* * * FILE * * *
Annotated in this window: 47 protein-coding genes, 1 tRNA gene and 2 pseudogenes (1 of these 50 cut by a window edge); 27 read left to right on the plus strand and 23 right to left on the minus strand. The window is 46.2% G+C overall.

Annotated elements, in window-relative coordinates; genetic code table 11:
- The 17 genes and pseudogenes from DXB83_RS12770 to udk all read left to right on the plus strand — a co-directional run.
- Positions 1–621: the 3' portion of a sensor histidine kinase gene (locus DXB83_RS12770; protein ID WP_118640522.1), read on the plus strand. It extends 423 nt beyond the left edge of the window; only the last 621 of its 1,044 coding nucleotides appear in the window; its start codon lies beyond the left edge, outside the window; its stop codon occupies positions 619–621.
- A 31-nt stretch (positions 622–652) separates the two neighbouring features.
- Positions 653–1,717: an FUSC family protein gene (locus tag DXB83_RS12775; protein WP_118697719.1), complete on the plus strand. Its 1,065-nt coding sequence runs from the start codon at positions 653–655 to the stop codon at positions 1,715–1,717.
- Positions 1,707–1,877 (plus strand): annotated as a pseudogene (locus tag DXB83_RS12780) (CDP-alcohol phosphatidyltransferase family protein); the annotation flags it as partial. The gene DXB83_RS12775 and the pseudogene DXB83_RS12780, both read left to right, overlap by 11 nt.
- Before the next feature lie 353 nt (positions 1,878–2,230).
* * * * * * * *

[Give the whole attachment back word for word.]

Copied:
Annotated in this window: 47 protein-coding genes, 1 tRNA gene and 2 pseudogenes (1 of these 50 cut by a window edge); 27 read left to right on the plus strand and 23 right to left on the minus strand. The window is 46.2% G+C overall.

Annotated elements, in window-relative coordinates; genetic code table 11:
- The 17 genes and pseudogenes from DXB83_RS12770 to udk all read left to right on the plus strand — a co-directional run.
- Positions 1–621: the 3' portion of a sensor histidine kinase gene (locus DXB83_RS12770; protein ID WP_118640522.1), read on the plus strand. It extends 423 nt beyond the left edge of the window; only the last 621 of its 1,044 coding nucleotides appear in the window; its start codon lies beyond the left edge, outside the window; its stop codon occupies positions 619–621.
- A 31-nt stretch (positions 622–652) separates the two neighbouring features.
- Positions 653–1,717: an FUSC family protein gene (locus tag DXB83_RS12775; protein WP_118697719.1), complete on the plus strand. Its 1,065-nt coding sequence runs from the start codon at positions 653–655 to the stop codon at positions 1,715–1,717.
- Positions 1,707–1,877 (plus strand): annotated as a pseudogene (locus tag DXB83_RS12780) (CDP-alcohol phosphatidyltransferase family protein); the annotation flags it as partial. The gene DXB83_RS12775 and the pseudogene DXB83_RS12780, both read left to right, overlap by 11 nt.
- Before the next feature lie 353 nt (positions 1,878–2,230).